We will need to be logged in as root to complete the steps in this tutorial.
Before we create our own swap file, we want to check to see if there’s already a swap space enabled on the system. We can easily do this in a number of ways. Let’s try the “swapon” command first.
swapon: stat failed -s: No such file or directory
As you can see, on a clean Arch Linux VPS, this command doesn’t produce any output. The command has executed correctly, but it hasn’t found any swap space.
Let’s try a different way of checking swap that will provide us with more visual feedback.
total used free shared buffers cached Mem: 494 60 434 0 6 28 -/+ buffers/cache: 25 469 Swap: 0 0 0
As expected, swap is at 0 in the total column. This confirms what the “swapon” command has told us.
There are many different opinions about the ideal size of a swap area. Most often it is adequate to either match or double the amount of RAM you have (unless you have an extremely large amount of RAM, in which case you can allocate less swap space). In the end, it comes down to personal preference and the decision is usually influenced by the amount of available RAM and hard drive space on your machine.
For this guide, we have 512MB of RAM and a 20GB hard drive. If we were to set up a swap space to be twice as large as our RAM, it would be a significant portion of our hard drive. So instead, we are going to match the amount of RAM we have and create a 512MB swap space.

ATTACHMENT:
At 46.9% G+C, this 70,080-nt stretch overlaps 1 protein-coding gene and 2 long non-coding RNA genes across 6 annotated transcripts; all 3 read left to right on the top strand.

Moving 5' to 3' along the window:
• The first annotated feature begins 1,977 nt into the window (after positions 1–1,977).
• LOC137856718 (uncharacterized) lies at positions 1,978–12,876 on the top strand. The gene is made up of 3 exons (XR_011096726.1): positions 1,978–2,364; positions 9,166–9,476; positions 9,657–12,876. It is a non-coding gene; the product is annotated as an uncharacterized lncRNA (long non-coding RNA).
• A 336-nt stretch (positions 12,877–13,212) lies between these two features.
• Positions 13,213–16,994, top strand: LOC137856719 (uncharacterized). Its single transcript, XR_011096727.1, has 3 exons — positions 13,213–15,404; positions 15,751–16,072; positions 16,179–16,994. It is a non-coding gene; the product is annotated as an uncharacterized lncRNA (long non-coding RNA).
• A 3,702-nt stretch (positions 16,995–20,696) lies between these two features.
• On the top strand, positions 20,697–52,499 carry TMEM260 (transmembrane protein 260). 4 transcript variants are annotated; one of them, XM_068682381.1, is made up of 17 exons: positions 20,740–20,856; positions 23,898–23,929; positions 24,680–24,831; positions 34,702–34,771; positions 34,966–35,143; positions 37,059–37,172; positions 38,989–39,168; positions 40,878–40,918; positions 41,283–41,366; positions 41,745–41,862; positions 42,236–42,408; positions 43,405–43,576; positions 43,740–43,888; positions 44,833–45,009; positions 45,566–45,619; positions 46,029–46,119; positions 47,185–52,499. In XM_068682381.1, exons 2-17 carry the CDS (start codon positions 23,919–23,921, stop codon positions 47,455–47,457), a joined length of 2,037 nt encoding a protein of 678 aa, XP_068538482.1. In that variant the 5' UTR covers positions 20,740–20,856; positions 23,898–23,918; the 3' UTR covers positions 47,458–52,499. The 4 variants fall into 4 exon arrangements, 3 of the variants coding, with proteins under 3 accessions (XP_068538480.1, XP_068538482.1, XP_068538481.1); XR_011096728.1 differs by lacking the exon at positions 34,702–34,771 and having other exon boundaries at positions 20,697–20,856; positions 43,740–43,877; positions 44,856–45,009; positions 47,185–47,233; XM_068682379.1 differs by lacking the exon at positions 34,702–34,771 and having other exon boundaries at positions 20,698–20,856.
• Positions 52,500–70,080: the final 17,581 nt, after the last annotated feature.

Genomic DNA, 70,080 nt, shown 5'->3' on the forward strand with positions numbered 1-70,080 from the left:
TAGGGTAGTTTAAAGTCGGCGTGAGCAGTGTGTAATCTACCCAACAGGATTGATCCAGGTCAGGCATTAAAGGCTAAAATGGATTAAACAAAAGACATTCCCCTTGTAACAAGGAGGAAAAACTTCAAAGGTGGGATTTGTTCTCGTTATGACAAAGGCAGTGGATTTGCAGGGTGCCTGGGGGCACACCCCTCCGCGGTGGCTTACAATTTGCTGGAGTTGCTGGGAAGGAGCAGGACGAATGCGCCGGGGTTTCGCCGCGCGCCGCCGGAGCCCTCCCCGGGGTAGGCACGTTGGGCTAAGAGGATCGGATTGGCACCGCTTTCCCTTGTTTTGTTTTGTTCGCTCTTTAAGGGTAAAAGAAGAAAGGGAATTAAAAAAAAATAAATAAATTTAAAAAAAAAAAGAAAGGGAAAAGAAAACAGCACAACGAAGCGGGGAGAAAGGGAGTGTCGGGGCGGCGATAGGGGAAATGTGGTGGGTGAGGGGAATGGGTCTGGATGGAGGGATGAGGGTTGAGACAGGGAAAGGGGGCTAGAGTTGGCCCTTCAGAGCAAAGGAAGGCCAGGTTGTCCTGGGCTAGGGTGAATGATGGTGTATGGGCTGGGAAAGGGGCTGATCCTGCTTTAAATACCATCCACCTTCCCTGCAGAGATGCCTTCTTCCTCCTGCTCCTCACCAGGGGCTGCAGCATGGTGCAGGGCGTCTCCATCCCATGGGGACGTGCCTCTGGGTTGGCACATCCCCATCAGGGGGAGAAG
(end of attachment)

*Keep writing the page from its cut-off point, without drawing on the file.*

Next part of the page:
Before we can actually create our swap space, we need to check that we have enough space on our hard drive available. Let’s check that now with the “df” command.
Filesystem Size Used Avail Use% Mounted on /dev/vda 20G 965M 18G 6% / dev 240M 0 240M 0% /dev run 248M 212K 248M 1% /run tmpfs 248M 0 248M 0% /dev/shm tmpfs 248M 0 248M 0% /sys/fs/cgroup tmpfs 248M 0 248M 0% /tmp
If we look at the first line, we can see our 20GB hard drive and roughly 18GB of that is unused. That is plenty of space to create our 512MB swap space.
We are now ready to create our swap space. We will discuss two different ways to accomplish this. First, we’ll use the “dd” command.
dd if=/dev/zero of=/swapfile bs=1M count=512
512+0 records in 512+0 records out 536870912 bytes (537 MB) copied, 1.96268 s, 274 MB/s
Let’s confirm that the file was created correctly.
ls -lh /swapfile
-rw-r--r-- 1 root root 512M Jun 28 18:41 /swapfile